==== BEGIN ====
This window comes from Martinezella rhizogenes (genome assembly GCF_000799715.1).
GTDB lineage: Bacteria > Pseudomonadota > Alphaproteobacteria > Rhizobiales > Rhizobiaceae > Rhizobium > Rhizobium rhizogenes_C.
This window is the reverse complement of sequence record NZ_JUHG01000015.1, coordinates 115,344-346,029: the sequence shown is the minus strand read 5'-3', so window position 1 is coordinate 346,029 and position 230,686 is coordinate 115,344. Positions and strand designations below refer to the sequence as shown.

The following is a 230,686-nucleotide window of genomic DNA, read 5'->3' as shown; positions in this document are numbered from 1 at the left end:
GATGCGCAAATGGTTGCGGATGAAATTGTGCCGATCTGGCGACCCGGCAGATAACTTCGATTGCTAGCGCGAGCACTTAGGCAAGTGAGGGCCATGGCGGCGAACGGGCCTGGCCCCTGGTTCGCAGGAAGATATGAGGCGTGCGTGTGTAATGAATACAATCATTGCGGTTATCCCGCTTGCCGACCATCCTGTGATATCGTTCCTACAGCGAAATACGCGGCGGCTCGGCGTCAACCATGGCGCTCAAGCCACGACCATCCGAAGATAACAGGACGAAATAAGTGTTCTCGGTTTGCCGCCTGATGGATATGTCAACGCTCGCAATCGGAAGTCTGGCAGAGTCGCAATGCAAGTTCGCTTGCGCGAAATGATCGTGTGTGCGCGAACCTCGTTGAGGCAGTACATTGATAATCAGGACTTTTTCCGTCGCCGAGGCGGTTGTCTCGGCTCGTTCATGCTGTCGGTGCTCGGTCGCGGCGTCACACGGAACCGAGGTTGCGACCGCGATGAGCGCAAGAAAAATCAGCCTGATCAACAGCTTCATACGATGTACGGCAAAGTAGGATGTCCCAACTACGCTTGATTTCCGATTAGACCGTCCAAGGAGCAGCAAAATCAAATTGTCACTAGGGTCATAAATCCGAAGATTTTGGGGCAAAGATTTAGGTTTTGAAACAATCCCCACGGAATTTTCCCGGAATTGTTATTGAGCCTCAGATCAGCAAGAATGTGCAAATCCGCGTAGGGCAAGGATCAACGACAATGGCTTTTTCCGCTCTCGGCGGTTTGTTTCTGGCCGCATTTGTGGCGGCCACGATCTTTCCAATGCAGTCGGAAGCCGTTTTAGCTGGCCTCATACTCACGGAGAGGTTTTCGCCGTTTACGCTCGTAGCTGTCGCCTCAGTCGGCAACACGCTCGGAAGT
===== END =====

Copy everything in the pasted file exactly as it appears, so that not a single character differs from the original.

This window comes from Martinezella rhizogenes (genome assembly GCF_000799715.1).
GTDB lineage: Bacteria > Pseudomonadota > Alphaproteobacteria > Rhizobiales > Rhizobiaceae > Rhizobium > Rhizobium rhizogenes_C.
This window is the reverse complement of sequence record NZ_JUHG01000015.1, coordinates 115,344-346,029: the sequence shown is the minus strand read 5'-3', so window position 1 is coordinate 346,029 and position 230,686 is coordinate 115,344. Positions and strand designations below refer to the sequence as shown.

The following is a 230,686-nucleotide window of genomic DNA, read 5'->3' as shown; positions in this document are numbered from 1 at the left end:
GATGCGCAAATGGTTGCGGATGAAATTGTGCCGATCTGGCGACCCGGCAGATAACTTCGATTGCTAGCGCGAGCACTTAGGCAAGTGAGGGCCATGGCGGCGAACGGGCCTGGCCCCTGGTTCGCAGGAAGATATGAGGCGTGCGTGTGTAATGAATACAATCATTGCGGTTATCCCGCTTGCCGACCATCCTGTGATATCGTTCCTACAGCGAAATACGCGGCGGCTCGGCGTCAACCATGGCGCTCAAGCCACGACCATCCGAAGATAACAGGACGAAATAAGTGTTCTCGGTTTGCCGCCTGATGGATATGTCAACGCTCGCAATCGGAAGTCTGGCAGAGTCGCAATGCAAGTTCGCTTGCGCGAAATGATCGTGTGTGCGCGAACCTCGTTGAGGCAGTACATTGATAATCAGGACTTTTTCCGTCGCCGAGGCGGTTGTCTCGGCTCGTTCATGCTGTCGGTGCTCGGTCGCGGCGTCACACGGAACCGAGGTTGCGACCGCGATGAGCGCAAGAAAAATCAGCCTGATCAACAGCTTCATACGATGTACGGCAAAGTAGGATGTCCCAACTACGCTTGATTTCCGATTAGACCGTCCAAGGAGCAGCAAAATCAAATTGTCACTAGGGTCATAAATCCGAAGATTTTGGGGCAAAGATTTAGGTTTTGAAACAATCCCCACGGAATTTTCCCGGAATTGTTATTGAGCCTCAGATCAGCAAGAATGTGCAAATCCGCGTAGGGCAAGGATCAACGACAATGGCTTTTTCCGCTCTCGGCGGTTTGTTTCTGGCCGCATTTGTGGCGGCCACGATCTTTCCAATGCAGTCGGAAGCCGTTTTAGCTGGCCTCATACTCACGGAGAGGTTTTCGCCGTTTACGCTCGTAGCTGTCGCCTCAGTCGGCAACACGCTCGGAAGT